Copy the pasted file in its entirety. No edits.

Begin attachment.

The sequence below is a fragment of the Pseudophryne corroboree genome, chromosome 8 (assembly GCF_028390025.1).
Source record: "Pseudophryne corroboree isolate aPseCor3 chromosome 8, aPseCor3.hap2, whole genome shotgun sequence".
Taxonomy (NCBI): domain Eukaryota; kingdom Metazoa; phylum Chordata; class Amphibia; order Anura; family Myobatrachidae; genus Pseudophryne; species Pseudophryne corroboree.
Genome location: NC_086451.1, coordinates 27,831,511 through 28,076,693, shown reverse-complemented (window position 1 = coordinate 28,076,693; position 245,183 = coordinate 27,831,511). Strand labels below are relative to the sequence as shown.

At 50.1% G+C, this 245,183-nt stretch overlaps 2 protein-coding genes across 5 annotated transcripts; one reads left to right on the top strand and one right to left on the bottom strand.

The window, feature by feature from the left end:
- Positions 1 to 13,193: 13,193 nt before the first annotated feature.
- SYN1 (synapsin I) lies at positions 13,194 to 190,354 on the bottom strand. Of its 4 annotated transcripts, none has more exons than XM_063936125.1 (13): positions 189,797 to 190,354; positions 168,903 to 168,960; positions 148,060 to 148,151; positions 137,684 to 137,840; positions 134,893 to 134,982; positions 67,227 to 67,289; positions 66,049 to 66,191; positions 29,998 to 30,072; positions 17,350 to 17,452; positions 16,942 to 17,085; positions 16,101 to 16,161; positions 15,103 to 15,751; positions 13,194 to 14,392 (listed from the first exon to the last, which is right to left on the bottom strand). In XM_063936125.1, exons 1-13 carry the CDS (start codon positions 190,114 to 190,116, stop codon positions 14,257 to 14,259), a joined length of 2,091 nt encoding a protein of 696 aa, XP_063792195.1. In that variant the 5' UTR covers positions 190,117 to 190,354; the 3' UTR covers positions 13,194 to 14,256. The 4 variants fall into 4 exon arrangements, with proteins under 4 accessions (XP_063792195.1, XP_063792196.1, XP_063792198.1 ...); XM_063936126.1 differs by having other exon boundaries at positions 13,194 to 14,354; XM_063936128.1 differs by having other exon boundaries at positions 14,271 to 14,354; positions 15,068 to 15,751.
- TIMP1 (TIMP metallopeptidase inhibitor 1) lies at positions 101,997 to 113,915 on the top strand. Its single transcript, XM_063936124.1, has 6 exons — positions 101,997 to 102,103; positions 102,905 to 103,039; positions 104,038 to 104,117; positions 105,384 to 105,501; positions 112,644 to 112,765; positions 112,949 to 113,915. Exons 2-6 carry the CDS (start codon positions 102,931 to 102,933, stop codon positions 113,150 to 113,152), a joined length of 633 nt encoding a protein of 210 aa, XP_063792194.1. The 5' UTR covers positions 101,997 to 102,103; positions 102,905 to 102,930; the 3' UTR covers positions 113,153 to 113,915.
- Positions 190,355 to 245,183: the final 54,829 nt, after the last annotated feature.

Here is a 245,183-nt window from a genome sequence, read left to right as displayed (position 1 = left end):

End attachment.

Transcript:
The sequence below is a fragment of the Pseudophryne corroboree genome, chromosome 8 (assembly GCF_028390025.1).
Source record: "Pseudophryne corroboree isolate aPseCor3 chromosome 8, aPseCor3.hap2, whole genome shotgun sequence".
Taxonomy (NCBI): domain Eukaryota; kingdom Metazoa; phylum Chordata; class Amphibia; order Anura; family Myobatrachidae; genus Pseudophryne; species Pseudophryne corroboree.
Genome location: NC_086451.1, coordinates 27,831,511 through 28,076,693, shown reverse-complemented (window position 1 = coordinate 28,076,693; position 245,183 = coordinate 27,831,511). Strand labels below are relative to the sequence as shown.

At 50.1% G+C, this 245,183-nt stretch overlaps 2 protein-coding genes across 5 annotated transcripts; one reads left to right on the top strand and one right to left on the bottom strand.

The window, feature by feature from the left end:
- Positions 1 to 13,193: 13,193 nt before the first annotated feature.
- SYN1 (synapsin I) lies at positions 13,194 to 190,354 on the bottom strand. Of its 4 annotated transcripts, none has more exons than XM_063936125.1 (13): positions 189,797 to 190,354; positions 168,903 to 168,960; positions 148,060 to 148,151; positions 137,684 to 137,840; positions 134,893 to 134,982; positions 67,227 to 67,289; positions 66,049 to 66,191; positions 29,998 to 30,072; positions 17,350 to 17,452; positions 16,942 to 17,085; positions 16,101 to 16,161; positions 15,103 to 15,751; positions 13,194 to 14,392 (listed from the first exon to the last, which is right to left on the bottom strand). In XM_063936125.1, exons 1-13 carry the CDS (start codon positions 190,114 to 190,116, stop codon positions 14,257 to 14,259), a joined length of 2,091 nt encoding a protein of 696 aa, XP_063792195.1. In that variant the 5' UTR covers positions 190,117 to 190,354; the 3' UTR covers positions 13,194 to 14,256. The 4 variants fall into 4 exon arrangements, with proteins under 4 accessions (XP_063792195.1, XP_063792196.1, XP_063792198.1 ...); XM_063936126.1 differs by having other exon boundaries at positions 13,194 to 14,354; XM_063936128.1 differs by having other exon boundaries at positions 14,271 to 14,354; positions 15,068 to 15,751.
- TIMP1 (TIMP metallopeptidase inhibitor 1) lies at positions 101,997 to 113,915 on the top strand. Its single transcript, XM_063936124.1, has 6 exons — positions 101,997 to 102,103; positions 102,905 to 103,039; positions 104,038 to 104,117; positions 105,384 to 105,501; positions 112,644 to 112,765; positions 112,949 to 113,915. Exons 2-6 carry the CDS (start codon positions 102,931 to 102,933, stop codon positions 113,150 to 113,152), a joined length of 633 nt encoding a protein of 210 aa, XP_063792194.1. The 5' UTR covers positions 101,997 to 102,103; positions 102,905 to 102,930; the 3' UTR covers positions 113,153 to 113,915.
- Positions 190,355 to 245,183: the final 54,829 nt, after the last annotated feature.

Here is a 245,183-nt window from a genome sequence, read left to right as displayed (position 1 = left end):